How Gender Biases Continue to Slip Into the Classroom

LeadershipA survey by researchers at the Tisch College of Citizenship and Public Service at Tufts University in Massachusetts, in conjunction with the National Education Association and the American Association of University Women, finds that middle school and high school teachers tend to reinforce gender stereotypes in the classroom, albeit in most cases they do so unconsciously. Most educators who responded to the survey defined a good leader in gender-neutral terms, with their top descriptors including problem-solver, collaborative, intelligent, and compassionate. But following these most popular choices, the study found that respondents were slightly more likely to ascribe attributes that are typically associated with males to leadership, such as determined, assertive, and charismatic, than they were female attributes, such as caring, selfless, sensitive, and sympathetic.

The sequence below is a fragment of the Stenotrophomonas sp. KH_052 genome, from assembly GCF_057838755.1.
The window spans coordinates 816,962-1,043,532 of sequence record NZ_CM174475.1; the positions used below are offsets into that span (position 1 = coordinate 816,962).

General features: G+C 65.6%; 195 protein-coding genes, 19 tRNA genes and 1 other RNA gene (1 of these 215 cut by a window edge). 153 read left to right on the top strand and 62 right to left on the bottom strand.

ginsberg“Teachers may routinely assign a girl a role like note taker or coordinator and a boy to be a discussant or group leader because that’s what they think these students are good at. And yet they still think they have a very gender-neutral classroom,”says Kei Kawashima-Ginsberg, deputy director of Tisch College’s Center for Information and Research on Civic Learning and Engagement and a co-author of the report. “If male and female students are growing up and seeing these stereotypes over and over with nobody challenging the gender-structured roles of leadership, then we have little hope of changing the status quo.”

Dr. Kawashima-Ginsburg is a graduate of Knox College in Galesburg, Illinois. She holds a Ph.D. in clinical psychology from Loyola University of Chicago.

The report, Closing the Leadership Gap: How Educators Can Help Girls Lead, can be downloaded by clicking here.

Filed Under: Research/Study


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